Which may be aptly enough rendered by our English proverb, what is bred in the bone, will never get out of the flesh. Lupus pilum mutat, non mentem, it is easier for the wolf to change his coat than his disposition: habits are with difficulty changed, and with greater difficulty if of such long continuance as to become a second nature. As the bough of a tree drawn from its natural course, recoils and returns to its old position as soon as the force by which it had been restrained is removed; so do we return to old habits as soon as the motives, whether interest or fear, which had induced us to quit them, are done away: the cat that had been transformed into a fine lady, on seeing a mouse, forgetting the decorum required by her new form, sprung from the table where she was sitting to seize on her prey. Vizio di natura dura fino alla sepoltura, the vice that is born with us or is become natural to us, accompanies us to the grave. A rich miser being at the point of death, his confessor placed before him a large silver crucifix, and was about to begin an exhortation, when the usurer, fixing his eyes on the crucifix, said, «I cannot, sir, lend you much upon this ».
Fuente: Erasmo, 1614.
3. Naviges in Massiliam.
You are going the way of the Massilians, may be said to inconsiderate spendthrifts, who are dissipating what had been acquired for them, either by good fortune or the industry and frugality of their ancestors. The Massilians, once a brave and independent people, having by their commerce acquired great affluence, became so debauched, extravagant and effeminate, as to fall an easy prey to the neighbouring states.
Fuente: Erasmo, 1298.
4. Ne Æsopum quidem trivit.
Ing. He has not read his horn-book or his primer
Ing. Does not know his alphabet
He has not been taught even the fables of Æsop, was used to be said of persons totally illiterate; whose education has been so neglected, that they had not been initiated in the rudiments of literature; "he has not read his horn-book or his primer," or "does not know his alphabet," we say on similar occasions. The horn-book, it is known, is a piece of board six or seven inches long and four or five broad, on which is pasted a strip of paper containing the alphabet in capital and small letters, covered with a plate of transparent horn, to guard it from the fingers of the young subjects, to whose use it is dedicated: this description may seem superfluous at present, but horn-books are now so little used, that, it is probable, should the name of the contrivance continue, the form and fashion of it will in a short time be lost. To the same purport is: "Neque natare, neque Literas" (Erasmo, 0313).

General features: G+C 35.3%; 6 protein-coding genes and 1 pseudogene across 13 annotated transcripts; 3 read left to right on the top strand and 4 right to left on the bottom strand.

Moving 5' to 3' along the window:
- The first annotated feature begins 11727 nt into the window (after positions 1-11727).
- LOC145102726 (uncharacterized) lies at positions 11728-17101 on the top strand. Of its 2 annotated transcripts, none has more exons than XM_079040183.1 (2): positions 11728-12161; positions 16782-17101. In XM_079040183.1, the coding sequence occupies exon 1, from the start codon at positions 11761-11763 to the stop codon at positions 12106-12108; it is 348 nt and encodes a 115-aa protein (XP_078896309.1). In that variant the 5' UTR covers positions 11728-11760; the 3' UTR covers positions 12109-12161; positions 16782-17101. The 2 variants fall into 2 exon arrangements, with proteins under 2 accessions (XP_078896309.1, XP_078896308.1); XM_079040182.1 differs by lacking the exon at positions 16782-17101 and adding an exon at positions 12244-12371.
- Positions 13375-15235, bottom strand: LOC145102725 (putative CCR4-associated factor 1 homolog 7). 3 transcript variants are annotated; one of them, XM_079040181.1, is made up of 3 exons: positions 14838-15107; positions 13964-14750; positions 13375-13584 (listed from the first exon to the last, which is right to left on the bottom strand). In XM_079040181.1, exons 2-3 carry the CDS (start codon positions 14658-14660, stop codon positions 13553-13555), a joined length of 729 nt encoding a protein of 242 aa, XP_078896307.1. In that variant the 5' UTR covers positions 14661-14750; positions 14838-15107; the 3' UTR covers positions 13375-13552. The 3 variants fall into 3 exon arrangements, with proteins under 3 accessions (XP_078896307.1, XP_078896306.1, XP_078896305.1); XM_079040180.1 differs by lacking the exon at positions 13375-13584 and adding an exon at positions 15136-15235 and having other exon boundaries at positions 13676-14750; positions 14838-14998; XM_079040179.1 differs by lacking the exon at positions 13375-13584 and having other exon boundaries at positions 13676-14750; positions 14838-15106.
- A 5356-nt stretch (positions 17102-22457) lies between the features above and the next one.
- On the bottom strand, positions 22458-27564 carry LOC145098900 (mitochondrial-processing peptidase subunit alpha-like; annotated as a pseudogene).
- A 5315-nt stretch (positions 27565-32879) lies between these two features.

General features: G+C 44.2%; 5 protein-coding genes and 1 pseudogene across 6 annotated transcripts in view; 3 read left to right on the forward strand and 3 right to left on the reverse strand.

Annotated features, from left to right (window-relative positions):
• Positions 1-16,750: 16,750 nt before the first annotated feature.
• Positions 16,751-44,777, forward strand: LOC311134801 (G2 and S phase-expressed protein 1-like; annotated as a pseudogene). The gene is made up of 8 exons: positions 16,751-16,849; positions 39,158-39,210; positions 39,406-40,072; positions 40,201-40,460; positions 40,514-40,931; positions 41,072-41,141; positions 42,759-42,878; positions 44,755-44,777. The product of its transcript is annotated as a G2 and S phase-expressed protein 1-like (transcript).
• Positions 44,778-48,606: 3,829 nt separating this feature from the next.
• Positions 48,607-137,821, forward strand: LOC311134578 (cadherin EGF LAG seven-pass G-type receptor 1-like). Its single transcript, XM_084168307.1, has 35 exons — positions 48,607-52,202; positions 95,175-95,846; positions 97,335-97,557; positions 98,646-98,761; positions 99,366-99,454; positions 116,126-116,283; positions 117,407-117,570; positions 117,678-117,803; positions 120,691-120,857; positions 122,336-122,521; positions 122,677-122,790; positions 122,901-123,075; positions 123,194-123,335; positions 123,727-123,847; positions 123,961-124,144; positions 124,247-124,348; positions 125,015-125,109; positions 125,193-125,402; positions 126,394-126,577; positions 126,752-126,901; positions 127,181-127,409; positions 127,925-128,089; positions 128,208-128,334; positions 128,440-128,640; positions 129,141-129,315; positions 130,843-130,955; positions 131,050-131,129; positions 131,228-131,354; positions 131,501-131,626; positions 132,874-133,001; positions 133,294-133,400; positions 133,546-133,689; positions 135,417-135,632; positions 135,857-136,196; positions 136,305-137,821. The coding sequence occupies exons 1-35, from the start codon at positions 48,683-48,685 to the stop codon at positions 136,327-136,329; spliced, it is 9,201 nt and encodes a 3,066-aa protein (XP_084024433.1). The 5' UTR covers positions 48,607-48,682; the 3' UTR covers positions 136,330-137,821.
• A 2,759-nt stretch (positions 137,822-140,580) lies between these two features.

Fuente: Erasmo, 1527.
5. Ne cuivis dextram injeceris
Offer not your hand to anyone with whom you may casually associate. This is in fact only an extension of the sense of the first apothegm, by which we were admonished not lightly, or unadvisedly, to admit anyone to an intimacy, «for with your hand you should give your heart». «Deligas enim tantum quem diligas», you should chuse as friends only such persons as are worthy of your love, and when you have found such, as Polonius advises his son Laertes, «Grapple them to thy soul with hooks of steel», for «amicus est magis necessarius quam ignis et aqua», a friend is more necessary to us than fire and water, without which, we know, we cannot even exist. From a want of making this selection, and of being well acquainted with the characters of the persons whom we admit to this intimacy, arises the frequent complaint of the perfidy of friends. «Qui sibi amicus est, scito hunc amicum omnibus esse», he who is a friend to himself is a friend to everyone to whom he professes to be so. If this apothegm of Seneca should not be admitted to its full extent, it will at the least be allowed, that he who is not a friend to himself, should not be expected to be a friend to anyone besides. For how should a man be a friend to strangers, who neglects what is necessary for the comfortable subsistence of himself and family? In short, to be a friend it is necessary that a man should shew himself to be a reasonable and a good moral man, fulfilling his duty to God, to his country, and to himself. Such a man, to adopt the language of Montaigne, «is truly of the cabinet council of the Muses, and has attained to the height of human wisdom».If these rules in the choice of our friends be followed, few persons will have reason to complain of their faithlessness. If it should be said that such characters are rare, it then follows, that there are but few persons with whom we should enter into that close intimacy which is designated by the term friendship.